Saturday, February 14, 2009

Tour of California - Prologue

SACRAMENTO, CALIFORNIA


Although reporting time was 8:30 a.m. I was checked in by 8:00 a.m. In line with me was a volunteer from Redding, Tamy Quiqley, who would be paired with me as volunteers. After getting our bright orange course marshal T-shirts we headed to our posts. But it was much too early. So we walked the entire 2.4 mile (4k) course. Even then we were back to our posts by 10:30 a.m. and the race would not begin until 1:30 p.m.

The temperature was in the low 40's but eventually warmed up to 50. The rain that was feared held off until the last rider, Levi Lepiheimer, finished.

Early on we were treated to watching individuals riders and teams warming up on the course. And we helped get a community ride started at 11:30 a.m.

My volunteer manual asked us not to take pictures because our role was to watch spectators -- not riders. Indeed, the toughest part of our task was keeping people from crossing the street once the race was underway.

But we were able to see Team Astana warming up and I felt no guilt snapping a picture of Lance Armstrong.

Lance Armstrong


But what happened to Anthony? Anthony Colby, Colavita-Sutter Home, was listed in our handbook as a climbing specialist but did not report to the start line. I was carrying a personal message for him from Mary Power, the event coordinator at the Mt. Washington Auto Road. I was proud to tell anyone that Anthony beat me (and 160 others) last July in the race up the mountain.

But I was glad to see Phil Gaimon race. He just joined Jelly Belly over the winter and was named to their starting team. Phil also beat me at Mt. Washington. He finished 2nd in July but won the Mount Washington Autoroad Bicycle Hillclimb  in August.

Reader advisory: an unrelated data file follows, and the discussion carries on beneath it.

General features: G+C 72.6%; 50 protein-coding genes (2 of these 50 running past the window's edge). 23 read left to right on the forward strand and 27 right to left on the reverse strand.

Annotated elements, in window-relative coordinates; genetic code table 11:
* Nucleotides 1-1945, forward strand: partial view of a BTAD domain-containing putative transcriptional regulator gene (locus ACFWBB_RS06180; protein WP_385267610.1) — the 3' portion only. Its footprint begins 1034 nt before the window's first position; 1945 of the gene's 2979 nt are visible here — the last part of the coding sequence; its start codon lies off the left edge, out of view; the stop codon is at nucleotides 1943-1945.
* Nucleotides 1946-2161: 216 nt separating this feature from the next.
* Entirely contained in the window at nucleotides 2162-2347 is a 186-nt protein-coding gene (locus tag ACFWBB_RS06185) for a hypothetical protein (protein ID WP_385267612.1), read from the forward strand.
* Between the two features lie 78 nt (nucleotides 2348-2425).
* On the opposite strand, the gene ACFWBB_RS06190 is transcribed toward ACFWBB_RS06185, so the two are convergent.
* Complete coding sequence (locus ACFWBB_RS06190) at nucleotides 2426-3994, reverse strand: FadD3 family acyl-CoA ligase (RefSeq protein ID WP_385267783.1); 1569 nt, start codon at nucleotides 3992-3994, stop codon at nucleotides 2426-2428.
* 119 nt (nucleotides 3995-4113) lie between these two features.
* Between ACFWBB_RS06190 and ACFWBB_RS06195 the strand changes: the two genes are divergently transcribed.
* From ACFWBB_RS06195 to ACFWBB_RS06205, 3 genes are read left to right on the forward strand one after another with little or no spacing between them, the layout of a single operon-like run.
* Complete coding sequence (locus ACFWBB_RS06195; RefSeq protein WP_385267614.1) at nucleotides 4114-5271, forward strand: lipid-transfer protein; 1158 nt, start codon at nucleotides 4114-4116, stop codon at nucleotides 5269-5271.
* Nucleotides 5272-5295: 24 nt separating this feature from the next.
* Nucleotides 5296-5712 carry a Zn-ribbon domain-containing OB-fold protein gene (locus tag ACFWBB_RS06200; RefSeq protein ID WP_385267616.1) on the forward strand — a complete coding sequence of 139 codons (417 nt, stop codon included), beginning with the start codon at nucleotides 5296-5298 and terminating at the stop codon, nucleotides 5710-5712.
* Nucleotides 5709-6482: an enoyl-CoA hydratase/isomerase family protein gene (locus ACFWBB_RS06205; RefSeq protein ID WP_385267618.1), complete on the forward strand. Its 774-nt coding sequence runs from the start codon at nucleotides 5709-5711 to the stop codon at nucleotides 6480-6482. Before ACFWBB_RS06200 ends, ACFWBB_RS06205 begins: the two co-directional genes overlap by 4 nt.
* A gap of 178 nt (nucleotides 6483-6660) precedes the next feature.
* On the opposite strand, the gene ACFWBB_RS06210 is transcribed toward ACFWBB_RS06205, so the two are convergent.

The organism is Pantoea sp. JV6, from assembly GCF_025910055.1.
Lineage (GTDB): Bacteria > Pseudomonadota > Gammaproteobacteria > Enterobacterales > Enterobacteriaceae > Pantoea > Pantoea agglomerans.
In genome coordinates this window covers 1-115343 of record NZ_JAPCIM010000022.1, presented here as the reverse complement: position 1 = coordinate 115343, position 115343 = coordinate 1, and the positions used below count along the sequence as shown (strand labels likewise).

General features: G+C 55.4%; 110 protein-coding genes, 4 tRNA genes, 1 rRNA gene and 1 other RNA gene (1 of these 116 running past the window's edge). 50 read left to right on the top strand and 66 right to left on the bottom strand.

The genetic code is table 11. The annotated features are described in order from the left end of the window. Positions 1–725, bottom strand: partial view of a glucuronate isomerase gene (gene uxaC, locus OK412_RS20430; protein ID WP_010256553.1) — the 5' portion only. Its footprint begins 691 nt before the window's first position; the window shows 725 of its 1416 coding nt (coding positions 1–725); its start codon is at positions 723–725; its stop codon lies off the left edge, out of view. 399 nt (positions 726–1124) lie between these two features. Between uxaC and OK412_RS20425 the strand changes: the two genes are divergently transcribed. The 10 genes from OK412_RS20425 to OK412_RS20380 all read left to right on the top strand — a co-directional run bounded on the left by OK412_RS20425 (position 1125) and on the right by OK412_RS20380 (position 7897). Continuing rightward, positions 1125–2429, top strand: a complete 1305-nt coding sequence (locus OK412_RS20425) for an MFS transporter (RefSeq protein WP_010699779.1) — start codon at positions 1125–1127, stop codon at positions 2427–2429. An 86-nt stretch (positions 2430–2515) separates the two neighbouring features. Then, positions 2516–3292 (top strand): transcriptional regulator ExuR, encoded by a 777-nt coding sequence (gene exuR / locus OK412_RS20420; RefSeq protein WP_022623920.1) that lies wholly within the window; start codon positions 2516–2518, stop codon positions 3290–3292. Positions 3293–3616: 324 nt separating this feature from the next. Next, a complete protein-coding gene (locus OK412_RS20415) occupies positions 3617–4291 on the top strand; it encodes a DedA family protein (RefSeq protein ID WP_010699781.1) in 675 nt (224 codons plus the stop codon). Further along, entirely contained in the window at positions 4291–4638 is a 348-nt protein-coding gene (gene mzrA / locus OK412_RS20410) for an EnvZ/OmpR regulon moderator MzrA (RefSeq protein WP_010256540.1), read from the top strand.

Phil Gaimon

I was on the first part of the course which went out and back. That was my penalty for signing in early -- assignments were handed out in order. Maybe if I had showed up late I would have received the finish line. The out and back section created a large four block median in which people were trapped once the race began.

It was dangerous to cross the street during the route. These time-trial machines with their aero bars and disc rear wheels fly and are very hard to control. Our instructions were to keep people from crossing the street once the ace began. If we weren't serious about this, the Sacramento police showed up and walked the lines with us to enforce it.

Some volunteers took this more serious than others. I tried to identify those who looked like they wanted to cross and just talked with them. With thousands of people needed to cross the street if for no other reason than to use the porta johns, the crowd eventually won. I'm for safety of both the riders and the crowd but to have no where out for three hours or more was unworkable and when enough people ignored the volunteers and even the police, they eventually instituted one intersection where we could send people to when they needed to leave.

The first rider went at 1:30 p.m. Thereafter, one rider per minute until all 136 riders came through. Excitement rose towards the end as all the big names came by. I even violated my own rule by trying to take a picture of Floyd. Great to see him ride again.

Floyd Landis

As the first riders departed they got cheers from the folks behind us (I was on the inside of the median island) and I often turned to see who was riding. The early riders took about 1:10 to go from behind us out to the turn to pass us on the way back. But the big boys, Lance, Fabian Cancelarra, Levi, and others, could do it in 60 seconds. And when they went the cheers were louder. We were enveloped in a sea of cheers. While our group was yelling loudly for Floyd, just one minute behind was Levi going out to loud cheers. It was a great sound effect.

According to VeloNews, "George Hincapie described the scene at the Amgen Tour of California prologue in Sacramento Saturday, saying only Tour de France crowds could compare. And those crowds were treated to a Tour de France-caliber show, with Fabian Cancellara (Saxo Bank) blazing the downtown 3.9km course with a winning time of 4:32."

But it was a long day. I was on my feet from 8:00 a.m. until 4:10 p.m. when I got in the car to drive to Santa Rosa. But it was a great day, made greater by the fact we missed the rain.

No comments:

Post a Comment